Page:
More rapture, less reality


The end? According to some, the rapture is coming again, April 23. I’m so tired of this event. I’m still cleaning up after the last rapture. And the one before that. And the one before that, and before that, and before that… it’s even more frequent than an annual event. But next week it’ll come again. the whole shebang: Christians rising from the dead, the messiah prancing about, angels flitting about like birds, the confetti, the glitter, champagne corks and party balloons all over the place. Raptures are always such a mess.

Seriously. April 23, according to a report on Faux News. Sure, Faux News has almost as much credibility as any supermarket tabloid, but they wouldn’t lie, would they? (insert gales of laughter soundtrack). But according to a piece on Patheos, that’s just what Faux predicts: the rapture.

And like all alt-facts, fake news and other codswallop Faux spews, the story got picked up by media and the many wingnut websites, and soon spread around the fields of the internet like the manure it is. Which of course sparks the inevitable cycle of debunking and ridicule (these hoaxes are called viral for a reason: they are an intellectual disease).

This is good for David Meade, because it fuels his book sales about the end of times and Planet X (although whether the ignorati actually read their purchase is anyone’s guess – and why write anything if the world’s going to end?). It’s truly a sad comment that anyone credible feels the need to debunk such feather-brained codswallop, but I’m sure they are alarmed at how many people are gullible enough to fall for it. It and the many other woo hoo ideas, hoaxes, conspiracies, cons and scams online.

The hoax is fanned by the self-described “Christian numerologist” David Meade (a pen name for one of the internet’s uber-wingnut conspiracy theorists). But this is an oxymoron: Christians are forbidden from practicing witchcraft, and numerology is one of the things witches practice. But that doesn’t stop Meade, who has predicted this event several times in the past (September, October and then November last year; each one failing to occur).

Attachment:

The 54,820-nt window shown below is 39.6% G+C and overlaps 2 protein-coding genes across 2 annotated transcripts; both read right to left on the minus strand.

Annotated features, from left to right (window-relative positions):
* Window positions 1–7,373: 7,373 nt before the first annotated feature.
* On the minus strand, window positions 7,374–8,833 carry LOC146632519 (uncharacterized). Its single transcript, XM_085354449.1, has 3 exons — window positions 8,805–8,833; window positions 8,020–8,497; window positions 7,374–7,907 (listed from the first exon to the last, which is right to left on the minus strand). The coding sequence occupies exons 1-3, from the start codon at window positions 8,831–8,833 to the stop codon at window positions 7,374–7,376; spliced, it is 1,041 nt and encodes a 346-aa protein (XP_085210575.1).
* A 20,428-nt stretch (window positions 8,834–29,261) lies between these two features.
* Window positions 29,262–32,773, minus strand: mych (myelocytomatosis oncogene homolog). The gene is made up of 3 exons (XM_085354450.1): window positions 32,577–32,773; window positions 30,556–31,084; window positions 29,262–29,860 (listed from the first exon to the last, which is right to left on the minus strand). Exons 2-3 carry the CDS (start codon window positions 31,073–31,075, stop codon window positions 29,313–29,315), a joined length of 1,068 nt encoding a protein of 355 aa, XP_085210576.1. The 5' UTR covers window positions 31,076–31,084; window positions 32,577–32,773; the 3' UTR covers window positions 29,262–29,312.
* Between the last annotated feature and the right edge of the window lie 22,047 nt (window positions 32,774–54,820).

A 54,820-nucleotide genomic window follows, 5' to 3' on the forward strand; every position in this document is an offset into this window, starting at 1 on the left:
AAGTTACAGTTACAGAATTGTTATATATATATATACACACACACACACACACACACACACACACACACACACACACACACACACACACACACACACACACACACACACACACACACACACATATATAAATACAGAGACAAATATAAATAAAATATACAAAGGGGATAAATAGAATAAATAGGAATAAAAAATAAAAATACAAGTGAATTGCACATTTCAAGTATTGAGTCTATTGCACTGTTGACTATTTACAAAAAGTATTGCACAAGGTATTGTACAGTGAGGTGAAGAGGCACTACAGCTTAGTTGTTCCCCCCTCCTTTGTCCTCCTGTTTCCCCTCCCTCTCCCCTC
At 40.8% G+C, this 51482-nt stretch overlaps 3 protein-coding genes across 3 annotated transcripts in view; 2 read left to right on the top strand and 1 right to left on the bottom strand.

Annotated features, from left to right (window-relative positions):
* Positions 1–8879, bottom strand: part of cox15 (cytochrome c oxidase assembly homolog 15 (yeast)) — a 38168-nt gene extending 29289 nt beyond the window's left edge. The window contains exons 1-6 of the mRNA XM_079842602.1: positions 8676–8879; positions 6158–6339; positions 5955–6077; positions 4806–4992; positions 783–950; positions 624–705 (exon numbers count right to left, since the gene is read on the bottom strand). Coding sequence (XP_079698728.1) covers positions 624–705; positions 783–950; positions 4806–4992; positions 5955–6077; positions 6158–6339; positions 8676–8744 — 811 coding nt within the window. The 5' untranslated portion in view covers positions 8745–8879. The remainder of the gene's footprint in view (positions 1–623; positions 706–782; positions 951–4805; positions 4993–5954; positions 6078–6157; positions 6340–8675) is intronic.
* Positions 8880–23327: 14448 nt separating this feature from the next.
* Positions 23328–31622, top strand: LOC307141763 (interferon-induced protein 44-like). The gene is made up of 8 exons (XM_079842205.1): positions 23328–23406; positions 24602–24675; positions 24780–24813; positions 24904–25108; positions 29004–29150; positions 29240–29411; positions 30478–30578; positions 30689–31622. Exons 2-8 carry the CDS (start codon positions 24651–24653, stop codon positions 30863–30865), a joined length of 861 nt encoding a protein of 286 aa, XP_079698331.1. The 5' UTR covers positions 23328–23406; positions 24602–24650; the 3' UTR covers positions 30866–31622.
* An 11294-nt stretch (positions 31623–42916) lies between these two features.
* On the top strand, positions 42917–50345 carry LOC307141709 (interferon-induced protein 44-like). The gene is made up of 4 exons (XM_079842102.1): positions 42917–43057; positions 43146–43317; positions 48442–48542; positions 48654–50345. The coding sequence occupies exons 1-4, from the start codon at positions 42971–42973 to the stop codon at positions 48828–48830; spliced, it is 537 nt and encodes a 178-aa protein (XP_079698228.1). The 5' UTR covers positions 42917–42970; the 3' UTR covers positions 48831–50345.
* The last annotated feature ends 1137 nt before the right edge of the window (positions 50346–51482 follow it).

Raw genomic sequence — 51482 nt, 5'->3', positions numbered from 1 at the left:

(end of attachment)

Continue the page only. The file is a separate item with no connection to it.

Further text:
Well, sure, witchcraft and numerology are puerile superstition, but that doesn’t mean they can’t find a comfort zone among the fringe Christian eschatologists or hoaxers like Meade when it suits their purposes (and sells their books). Being a “Christian numerologist” is one of those made-up job descriptions like nail technologist or dog chiropractor. Who will dispute your title?

Saner Christians don’t like Meade or his wacky notions. On the Christian Times website, a piece titled, “It’s Time to End the Stupid about the End Times: Debunking Christian Numerology,” says,

…David… You are either a fraud or a fool, and it’s time for you to stop making Christians look foolish.
And, it’s time for news sources to stop citing him. If you want to find a Christian to make Christians look foolish, there are plenty. You don’t have to keep going back to the same one over and over.
No Christian I know thinks that David Meade has any credibility or purpose, except to make Christians look silly.
It’s time to end the stupid about the end times.

Good luck with that. Stupid is enjoying its salad days online right now. Just look at how the flat earth stupidity has spread. Or homeopathy. Anti-vaccine bullshit. Creationism. Magic crystals. Vagina steaming. I could name hundreds of conspiracies, pseudosciences and wacky – and generally psychologically and physically unhealthy – notions that have grown roots online among the hard of thinking. Gullibility is at its peak these days, methinks. Even the Dark Ages were more enlightened.